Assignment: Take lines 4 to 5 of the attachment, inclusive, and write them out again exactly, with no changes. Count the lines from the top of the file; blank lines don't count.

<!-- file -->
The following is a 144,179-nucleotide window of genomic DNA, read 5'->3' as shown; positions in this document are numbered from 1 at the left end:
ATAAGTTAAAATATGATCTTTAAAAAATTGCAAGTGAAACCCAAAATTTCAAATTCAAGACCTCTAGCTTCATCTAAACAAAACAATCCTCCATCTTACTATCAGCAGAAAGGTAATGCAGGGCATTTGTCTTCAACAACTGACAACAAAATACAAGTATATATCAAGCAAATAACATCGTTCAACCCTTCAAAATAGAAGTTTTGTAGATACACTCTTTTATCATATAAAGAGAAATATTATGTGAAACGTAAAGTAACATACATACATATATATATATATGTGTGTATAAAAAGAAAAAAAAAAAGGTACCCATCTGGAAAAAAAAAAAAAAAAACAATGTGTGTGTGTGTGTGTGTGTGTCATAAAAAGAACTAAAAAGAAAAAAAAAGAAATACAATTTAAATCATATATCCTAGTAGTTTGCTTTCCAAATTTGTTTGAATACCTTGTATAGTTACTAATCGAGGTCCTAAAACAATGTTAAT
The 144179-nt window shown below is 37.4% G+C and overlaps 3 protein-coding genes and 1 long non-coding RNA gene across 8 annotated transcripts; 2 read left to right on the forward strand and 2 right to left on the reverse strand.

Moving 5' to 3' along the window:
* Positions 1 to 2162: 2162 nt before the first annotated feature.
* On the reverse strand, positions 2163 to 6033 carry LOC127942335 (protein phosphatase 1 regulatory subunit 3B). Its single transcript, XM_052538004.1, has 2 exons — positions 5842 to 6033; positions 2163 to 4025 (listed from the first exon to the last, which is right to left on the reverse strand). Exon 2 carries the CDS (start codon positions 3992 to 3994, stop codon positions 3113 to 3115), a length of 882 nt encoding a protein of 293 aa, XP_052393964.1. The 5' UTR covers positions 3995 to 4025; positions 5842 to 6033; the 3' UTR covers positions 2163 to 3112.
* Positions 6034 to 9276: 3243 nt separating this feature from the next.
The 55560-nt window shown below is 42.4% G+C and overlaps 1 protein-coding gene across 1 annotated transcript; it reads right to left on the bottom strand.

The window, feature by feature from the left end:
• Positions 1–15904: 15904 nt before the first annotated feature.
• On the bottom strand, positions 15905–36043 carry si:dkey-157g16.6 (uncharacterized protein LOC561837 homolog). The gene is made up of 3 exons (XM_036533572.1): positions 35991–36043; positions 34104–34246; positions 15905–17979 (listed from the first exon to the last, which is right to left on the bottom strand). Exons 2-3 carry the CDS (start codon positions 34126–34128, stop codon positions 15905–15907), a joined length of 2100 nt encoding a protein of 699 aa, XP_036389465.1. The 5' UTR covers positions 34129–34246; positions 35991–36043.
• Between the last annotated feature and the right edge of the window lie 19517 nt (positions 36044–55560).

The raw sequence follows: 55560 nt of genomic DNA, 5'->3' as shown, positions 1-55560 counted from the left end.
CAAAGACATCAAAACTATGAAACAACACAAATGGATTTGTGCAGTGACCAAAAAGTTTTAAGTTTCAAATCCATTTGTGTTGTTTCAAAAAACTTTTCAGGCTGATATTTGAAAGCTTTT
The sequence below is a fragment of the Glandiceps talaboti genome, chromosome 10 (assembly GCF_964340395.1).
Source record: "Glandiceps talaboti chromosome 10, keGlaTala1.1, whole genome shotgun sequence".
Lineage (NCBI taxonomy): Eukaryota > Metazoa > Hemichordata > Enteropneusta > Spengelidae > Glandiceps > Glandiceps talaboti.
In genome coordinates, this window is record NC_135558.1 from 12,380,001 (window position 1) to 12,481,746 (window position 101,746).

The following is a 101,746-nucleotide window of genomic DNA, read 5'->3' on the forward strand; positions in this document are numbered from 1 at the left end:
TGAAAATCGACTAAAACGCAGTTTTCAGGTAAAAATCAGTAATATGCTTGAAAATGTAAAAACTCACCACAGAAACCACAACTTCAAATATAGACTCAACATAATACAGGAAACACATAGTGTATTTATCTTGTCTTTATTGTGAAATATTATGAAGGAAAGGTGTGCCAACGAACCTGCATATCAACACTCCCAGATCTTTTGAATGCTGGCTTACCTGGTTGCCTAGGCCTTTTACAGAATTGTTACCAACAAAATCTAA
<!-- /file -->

Moving 5' to 3' along the window:
* Positions 1 to 2162: 2162 nt before the first annotated feature.